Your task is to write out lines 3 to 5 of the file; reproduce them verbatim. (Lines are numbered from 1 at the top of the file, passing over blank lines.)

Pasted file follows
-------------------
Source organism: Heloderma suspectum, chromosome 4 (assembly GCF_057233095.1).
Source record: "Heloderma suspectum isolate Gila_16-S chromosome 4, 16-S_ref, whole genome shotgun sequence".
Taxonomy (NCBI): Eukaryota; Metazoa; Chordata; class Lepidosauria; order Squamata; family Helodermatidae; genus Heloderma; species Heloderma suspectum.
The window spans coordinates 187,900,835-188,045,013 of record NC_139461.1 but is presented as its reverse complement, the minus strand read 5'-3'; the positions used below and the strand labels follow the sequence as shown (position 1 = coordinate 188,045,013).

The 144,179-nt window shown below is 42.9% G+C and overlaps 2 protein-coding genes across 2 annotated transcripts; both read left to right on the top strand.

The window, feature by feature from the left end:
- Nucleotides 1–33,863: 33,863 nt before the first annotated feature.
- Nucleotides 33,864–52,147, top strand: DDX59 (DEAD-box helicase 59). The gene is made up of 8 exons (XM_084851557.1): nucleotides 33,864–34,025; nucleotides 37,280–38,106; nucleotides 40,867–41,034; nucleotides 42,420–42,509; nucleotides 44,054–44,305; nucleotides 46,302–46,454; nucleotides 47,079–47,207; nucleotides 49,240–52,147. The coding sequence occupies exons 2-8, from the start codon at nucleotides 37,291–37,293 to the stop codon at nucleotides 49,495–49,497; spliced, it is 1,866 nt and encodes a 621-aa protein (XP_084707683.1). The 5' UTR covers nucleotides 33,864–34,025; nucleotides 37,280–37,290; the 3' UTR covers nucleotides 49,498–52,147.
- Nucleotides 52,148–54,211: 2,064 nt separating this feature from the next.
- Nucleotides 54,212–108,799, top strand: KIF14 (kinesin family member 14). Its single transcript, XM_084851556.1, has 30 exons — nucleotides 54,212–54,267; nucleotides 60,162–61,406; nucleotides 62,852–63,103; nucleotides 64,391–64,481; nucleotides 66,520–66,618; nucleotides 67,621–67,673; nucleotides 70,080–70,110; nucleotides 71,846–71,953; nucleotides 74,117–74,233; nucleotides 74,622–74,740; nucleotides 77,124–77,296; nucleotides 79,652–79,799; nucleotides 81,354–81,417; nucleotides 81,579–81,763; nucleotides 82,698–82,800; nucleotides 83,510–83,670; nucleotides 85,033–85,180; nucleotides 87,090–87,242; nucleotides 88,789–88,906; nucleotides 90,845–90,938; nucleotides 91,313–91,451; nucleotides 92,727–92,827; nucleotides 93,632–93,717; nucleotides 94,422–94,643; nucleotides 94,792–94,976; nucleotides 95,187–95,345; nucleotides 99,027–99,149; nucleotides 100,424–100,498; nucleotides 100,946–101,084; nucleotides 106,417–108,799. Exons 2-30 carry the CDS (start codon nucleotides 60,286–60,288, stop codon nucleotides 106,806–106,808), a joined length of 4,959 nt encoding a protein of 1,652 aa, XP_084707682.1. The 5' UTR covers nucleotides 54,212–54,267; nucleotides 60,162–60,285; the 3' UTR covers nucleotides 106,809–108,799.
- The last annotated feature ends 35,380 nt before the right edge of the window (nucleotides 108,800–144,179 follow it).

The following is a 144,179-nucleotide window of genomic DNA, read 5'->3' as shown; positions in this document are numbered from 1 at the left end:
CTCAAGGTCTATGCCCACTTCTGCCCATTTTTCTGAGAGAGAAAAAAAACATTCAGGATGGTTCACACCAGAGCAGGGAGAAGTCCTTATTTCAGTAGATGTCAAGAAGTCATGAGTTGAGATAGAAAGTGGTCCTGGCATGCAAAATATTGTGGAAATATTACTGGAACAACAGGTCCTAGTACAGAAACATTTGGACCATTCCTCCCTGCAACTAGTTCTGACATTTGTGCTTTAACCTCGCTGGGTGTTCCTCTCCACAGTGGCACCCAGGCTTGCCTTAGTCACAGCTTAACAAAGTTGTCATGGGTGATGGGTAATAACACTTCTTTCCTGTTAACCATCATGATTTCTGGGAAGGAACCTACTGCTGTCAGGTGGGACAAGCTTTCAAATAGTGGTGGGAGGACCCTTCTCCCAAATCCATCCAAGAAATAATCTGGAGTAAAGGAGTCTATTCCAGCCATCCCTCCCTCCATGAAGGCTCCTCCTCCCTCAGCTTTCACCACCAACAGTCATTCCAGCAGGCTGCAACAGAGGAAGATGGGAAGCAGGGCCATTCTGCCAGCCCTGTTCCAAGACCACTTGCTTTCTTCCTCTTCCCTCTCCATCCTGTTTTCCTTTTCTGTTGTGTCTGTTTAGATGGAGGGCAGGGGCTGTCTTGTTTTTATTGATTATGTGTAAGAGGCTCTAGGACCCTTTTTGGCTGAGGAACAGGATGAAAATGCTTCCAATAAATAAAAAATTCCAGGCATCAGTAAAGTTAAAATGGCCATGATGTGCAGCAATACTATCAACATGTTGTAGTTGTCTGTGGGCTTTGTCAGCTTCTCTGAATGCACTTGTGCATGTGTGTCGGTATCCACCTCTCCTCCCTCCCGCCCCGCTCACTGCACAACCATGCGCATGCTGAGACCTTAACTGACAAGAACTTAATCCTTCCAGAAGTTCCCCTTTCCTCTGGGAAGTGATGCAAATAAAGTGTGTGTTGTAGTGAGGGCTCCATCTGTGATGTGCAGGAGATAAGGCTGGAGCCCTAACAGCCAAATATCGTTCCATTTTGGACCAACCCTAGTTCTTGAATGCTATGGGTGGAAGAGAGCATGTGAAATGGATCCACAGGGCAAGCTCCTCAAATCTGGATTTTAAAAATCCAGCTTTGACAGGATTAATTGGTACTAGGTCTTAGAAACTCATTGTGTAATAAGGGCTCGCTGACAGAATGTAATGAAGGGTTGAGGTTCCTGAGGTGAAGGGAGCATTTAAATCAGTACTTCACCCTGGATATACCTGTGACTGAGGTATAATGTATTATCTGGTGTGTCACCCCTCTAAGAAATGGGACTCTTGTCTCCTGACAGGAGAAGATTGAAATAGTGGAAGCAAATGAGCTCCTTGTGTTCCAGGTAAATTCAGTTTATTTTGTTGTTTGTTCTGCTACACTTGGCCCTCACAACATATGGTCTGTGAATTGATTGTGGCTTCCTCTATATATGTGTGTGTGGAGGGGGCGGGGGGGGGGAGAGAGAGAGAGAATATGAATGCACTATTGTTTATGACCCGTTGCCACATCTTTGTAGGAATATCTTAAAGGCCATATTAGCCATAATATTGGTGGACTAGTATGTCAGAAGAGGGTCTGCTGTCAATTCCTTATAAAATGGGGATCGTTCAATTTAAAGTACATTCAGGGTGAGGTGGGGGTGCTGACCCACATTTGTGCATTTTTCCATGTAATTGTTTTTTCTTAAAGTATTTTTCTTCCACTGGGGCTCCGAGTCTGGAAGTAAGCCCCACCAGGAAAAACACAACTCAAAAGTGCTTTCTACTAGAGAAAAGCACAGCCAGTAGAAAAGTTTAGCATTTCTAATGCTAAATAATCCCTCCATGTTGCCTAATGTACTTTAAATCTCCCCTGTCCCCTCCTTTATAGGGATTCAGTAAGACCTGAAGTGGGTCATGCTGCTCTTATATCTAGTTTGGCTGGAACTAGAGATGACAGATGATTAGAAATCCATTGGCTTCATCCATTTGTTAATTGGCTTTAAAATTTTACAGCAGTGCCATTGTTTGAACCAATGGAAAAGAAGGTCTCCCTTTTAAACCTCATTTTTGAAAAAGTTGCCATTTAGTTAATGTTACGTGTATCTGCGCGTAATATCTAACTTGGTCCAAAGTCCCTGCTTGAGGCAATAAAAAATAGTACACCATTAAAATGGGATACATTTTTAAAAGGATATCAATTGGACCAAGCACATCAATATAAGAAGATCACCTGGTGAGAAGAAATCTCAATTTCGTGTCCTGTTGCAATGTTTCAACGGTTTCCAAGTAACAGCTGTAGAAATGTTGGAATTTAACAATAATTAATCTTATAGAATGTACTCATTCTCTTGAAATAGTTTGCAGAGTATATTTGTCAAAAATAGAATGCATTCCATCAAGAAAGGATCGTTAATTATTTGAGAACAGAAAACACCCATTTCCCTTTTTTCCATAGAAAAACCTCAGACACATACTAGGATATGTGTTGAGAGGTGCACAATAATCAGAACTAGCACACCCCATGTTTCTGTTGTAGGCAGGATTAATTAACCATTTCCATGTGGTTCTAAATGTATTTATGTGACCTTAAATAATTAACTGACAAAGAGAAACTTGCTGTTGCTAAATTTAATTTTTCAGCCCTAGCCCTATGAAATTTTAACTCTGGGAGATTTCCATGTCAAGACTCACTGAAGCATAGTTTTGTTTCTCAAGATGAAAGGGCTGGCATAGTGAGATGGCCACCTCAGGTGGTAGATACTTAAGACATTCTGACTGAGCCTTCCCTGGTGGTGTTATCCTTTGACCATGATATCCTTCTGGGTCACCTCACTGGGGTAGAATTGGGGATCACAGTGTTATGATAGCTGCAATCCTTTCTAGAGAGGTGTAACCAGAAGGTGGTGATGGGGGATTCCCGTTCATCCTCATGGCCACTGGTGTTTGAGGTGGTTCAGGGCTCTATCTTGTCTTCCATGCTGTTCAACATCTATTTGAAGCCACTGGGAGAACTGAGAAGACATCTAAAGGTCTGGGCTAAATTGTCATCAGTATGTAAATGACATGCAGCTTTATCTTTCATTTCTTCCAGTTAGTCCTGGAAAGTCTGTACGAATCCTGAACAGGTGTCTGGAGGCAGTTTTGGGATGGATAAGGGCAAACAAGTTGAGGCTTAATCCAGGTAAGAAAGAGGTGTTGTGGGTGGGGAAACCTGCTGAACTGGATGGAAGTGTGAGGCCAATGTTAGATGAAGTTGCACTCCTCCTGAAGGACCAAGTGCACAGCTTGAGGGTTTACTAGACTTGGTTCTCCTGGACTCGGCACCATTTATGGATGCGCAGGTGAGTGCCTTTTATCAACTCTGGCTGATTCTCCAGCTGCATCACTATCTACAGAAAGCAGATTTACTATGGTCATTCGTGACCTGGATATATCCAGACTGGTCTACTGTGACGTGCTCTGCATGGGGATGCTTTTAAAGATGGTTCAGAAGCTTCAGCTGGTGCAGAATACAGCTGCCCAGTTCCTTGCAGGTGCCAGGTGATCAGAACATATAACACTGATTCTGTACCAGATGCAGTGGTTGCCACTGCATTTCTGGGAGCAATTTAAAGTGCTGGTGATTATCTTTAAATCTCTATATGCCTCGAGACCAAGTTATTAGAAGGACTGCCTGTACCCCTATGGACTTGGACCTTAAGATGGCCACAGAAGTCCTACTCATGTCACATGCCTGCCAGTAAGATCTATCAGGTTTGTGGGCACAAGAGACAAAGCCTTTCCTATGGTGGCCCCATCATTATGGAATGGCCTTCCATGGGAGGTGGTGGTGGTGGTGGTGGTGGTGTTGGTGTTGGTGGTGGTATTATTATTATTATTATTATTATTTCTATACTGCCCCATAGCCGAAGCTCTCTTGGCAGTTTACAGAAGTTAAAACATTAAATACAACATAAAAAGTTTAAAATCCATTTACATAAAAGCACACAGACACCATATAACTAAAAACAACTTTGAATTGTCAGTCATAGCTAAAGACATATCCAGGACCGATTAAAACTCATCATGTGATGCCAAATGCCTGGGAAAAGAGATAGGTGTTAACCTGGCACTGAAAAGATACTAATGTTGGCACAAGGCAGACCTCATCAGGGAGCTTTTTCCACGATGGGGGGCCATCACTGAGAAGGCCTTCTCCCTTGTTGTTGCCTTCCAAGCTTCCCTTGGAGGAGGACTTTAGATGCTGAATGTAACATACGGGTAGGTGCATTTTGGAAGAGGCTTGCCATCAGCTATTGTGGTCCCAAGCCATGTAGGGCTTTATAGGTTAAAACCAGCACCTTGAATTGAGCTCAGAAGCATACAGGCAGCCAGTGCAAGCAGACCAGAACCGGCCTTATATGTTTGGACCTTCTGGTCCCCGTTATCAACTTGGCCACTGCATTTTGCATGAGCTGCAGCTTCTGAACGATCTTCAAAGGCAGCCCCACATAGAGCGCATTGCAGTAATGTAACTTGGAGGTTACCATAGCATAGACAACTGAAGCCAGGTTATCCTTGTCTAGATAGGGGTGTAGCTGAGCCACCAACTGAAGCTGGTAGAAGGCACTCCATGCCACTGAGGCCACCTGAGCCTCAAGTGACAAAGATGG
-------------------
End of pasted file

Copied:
Taxonomy (NCBI): Eukaryota; Metazoa; Chordata; class Lepidosauria; order Squamata; family Helodermatidae; genus Heloderma; species Heloderma suspectum.
The window spans coordinates 187,900,835-188,045,013 of record NC_139461.1 but is presented as its reverse complement, the minus strand read 5'-3'; the positions used below and the strand labels follow the sequence as shown (position 1 = coordinate 188,045,013).

The 144,179-nt window shown below is 42.9% G+C and overlaps 2 protein-coding genes across 2 annotated transcripts; both read left to right on the top strand.